Powering the next phase of growth in the competitive retail banking landscape of West Africa
WestAfrica’s retail banking industry is growing at a rapid pace, with competition becoming more prevalent in the retail banking and SME space which was once largely underserved. Banks are now leveraging on technology to serve what once were non-profitable market segments.However, non-traditional competitors have grown significantly in the marketplace, providing services traditionally exclusive to banks.These developments require banks to have strategic technology infrastructure in place coupled with strong risk practices in order to grow sustainable retail banking businesses. .
In line with the Central Bank of Nigeria’s 2020 vision to develop and modernise the country’s payments system, Nigeria’s financial services industry has put greater emphasis on the neglected bottom part of the pyramid, leveraging on technology to serve this segment. Banks face the cost of maintaining extensive branch networks while simultaneously being outshined by the ever growing presence of payment solutions companies and mobile operators in providing low-cost alternatives. What can banks do to catch up while keeping profitability in mind?
As technological solutions become more prevalent, opening up new opportunities, banks must focus on a customer-oriented culture and push the envelope of innovation in customer service. The financial services industry will need to leverage on their strengths and decide whether collaboration or competition among non-industry players is the correct path. Either way, banks must move into the age of innovation and once again be seen as leaders in moving the market forward. This will require the right technology solutions.
The Asian Banker,a leading provider of research and intelligence in the financial services industry, will be organising the 2nd annual retail banking roundtable in Lagos, Nigeria for the benefit of decision makers in the West Africa region.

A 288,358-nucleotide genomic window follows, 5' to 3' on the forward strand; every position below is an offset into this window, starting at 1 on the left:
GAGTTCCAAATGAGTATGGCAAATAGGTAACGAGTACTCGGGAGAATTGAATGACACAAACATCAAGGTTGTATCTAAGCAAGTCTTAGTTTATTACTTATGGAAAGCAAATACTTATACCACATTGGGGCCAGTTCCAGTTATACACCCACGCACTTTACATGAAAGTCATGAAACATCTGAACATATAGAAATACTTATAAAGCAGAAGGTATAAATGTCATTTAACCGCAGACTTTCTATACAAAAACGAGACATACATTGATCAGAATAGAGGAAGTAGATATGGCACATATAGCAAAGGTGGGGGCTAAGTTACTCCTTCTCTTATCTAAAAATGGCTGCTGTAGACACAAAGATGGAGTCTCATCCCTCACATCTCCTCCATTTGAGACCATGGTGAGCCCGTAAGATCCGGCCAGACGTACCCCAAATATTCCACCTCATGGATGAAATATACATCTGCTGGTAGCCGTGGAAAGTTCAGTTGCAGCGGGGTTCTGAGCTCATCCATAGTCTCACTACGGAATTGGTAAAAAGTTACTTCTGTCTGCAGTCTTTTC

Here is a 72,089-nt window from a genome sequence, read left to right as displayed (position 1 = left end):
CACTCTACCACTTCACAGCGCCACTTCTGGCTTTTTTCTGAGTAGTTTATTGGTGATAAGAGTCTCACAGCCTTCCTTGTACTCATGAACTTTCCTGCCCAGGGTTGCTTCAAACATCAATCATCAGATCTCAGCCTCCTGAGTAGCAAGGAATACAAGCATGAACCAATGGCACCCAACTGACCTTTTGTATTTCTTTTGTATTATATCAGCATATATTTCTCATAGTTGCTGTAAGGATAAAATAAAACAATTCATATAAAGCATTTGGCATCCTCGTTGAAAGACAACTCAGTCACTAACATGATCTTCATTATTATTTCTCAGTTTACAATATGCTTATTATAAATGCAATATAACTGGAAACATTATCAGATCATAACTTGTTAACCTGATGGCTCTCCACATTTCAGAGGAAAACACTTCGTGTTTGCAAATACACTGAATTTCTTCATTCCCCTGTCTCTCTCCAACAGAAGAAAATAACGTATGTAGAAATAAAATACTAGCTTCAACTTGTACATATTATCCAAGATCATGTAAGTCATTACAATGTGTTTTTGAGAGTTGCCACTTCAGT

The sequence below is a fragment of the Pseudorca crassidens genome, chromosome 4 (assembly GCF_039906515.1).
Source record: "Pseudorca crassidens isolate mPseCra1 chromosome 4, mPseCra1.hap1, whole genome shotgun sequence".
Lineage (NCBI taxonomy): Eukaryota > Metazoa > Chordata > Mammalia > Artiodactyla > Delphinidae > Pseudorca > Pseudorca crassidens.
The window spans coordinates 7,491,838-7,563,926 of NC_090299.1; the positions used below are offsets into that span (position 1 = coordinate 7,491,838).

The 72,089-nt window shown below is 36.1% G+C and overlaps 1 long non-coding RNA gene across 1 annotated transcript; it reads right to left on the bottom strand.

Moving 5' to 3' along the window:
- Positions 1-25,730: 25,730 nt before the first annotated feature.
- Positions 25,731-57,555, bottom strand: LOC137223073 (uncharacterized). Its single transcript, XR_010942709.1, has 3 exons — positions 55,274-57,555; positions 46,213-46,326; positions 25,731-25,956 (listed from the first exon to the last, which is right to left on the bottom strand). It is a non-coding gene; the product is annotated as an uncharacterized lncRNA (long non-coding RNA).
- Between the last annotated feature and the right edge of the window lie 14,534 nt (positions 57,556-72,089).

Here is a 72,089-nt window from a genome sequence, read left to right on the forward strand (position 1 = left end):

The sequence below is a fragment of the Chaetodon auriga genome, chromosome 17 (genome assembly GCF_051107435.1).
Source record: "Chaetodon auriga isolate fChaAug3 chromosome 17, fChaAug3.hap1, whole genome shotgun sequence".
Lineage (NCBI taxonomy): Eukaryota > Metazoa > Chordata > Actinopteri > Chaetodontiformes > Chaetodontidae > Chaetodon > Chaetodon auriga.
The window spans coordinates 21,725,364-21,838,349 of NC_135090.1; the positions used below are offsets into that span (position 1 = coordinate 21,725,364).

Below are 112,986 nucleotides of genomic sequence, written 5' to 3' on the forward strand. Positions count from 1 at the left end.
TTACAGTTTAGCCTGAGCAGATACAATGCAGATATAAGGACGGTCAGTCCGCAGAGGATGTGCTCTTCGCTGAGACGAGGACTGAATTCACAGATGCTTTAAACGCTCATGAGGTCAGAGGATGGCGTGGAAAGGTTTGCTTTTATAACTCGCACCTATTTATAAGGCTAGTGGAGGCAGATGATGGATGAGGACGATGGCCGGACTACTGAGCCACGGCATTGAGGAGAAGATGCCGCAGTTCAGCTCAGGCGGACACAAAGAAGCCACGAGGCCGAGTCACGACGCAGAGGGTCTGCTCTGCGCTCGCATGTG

The dialogue will bring together an advisory panel from around the world who will contribute their own insights to leading decision makers in the region. These distinguished speakers include;
Patrick Akinwuntan, Head of Domestic Bank, responsible for the retail, local corporate, public sector and microfinance businesses of the group. Since joining Ecobank in 1999, he has spearheaded the establishment of the Ecobank Pan-African Technology and Shared Services Centre in Accra, Ghana.
Qasif Shahid as the former head of digital banking &business development of MCB.Shahid positioned the bank as the country’s market leader in digital payments. Prior to MCB, he worked with Standard Chartered as head of payments and was responsible for managing all banking transactions and payments in the retail-banking environment as a business.
Sunil Sachdev joined GlobeOne driven by his belief to close the financial inclusion gap. Previously, he held the position of managing director of international payments for Fiserv where he was responsible for developing the payments business for Fiserv outside the US.He also served as vice president, emerging payments and new ventures at American Express where he was responsible for the creation and implementation of business development strategies.
This dialogue will focus broadly on the following goals: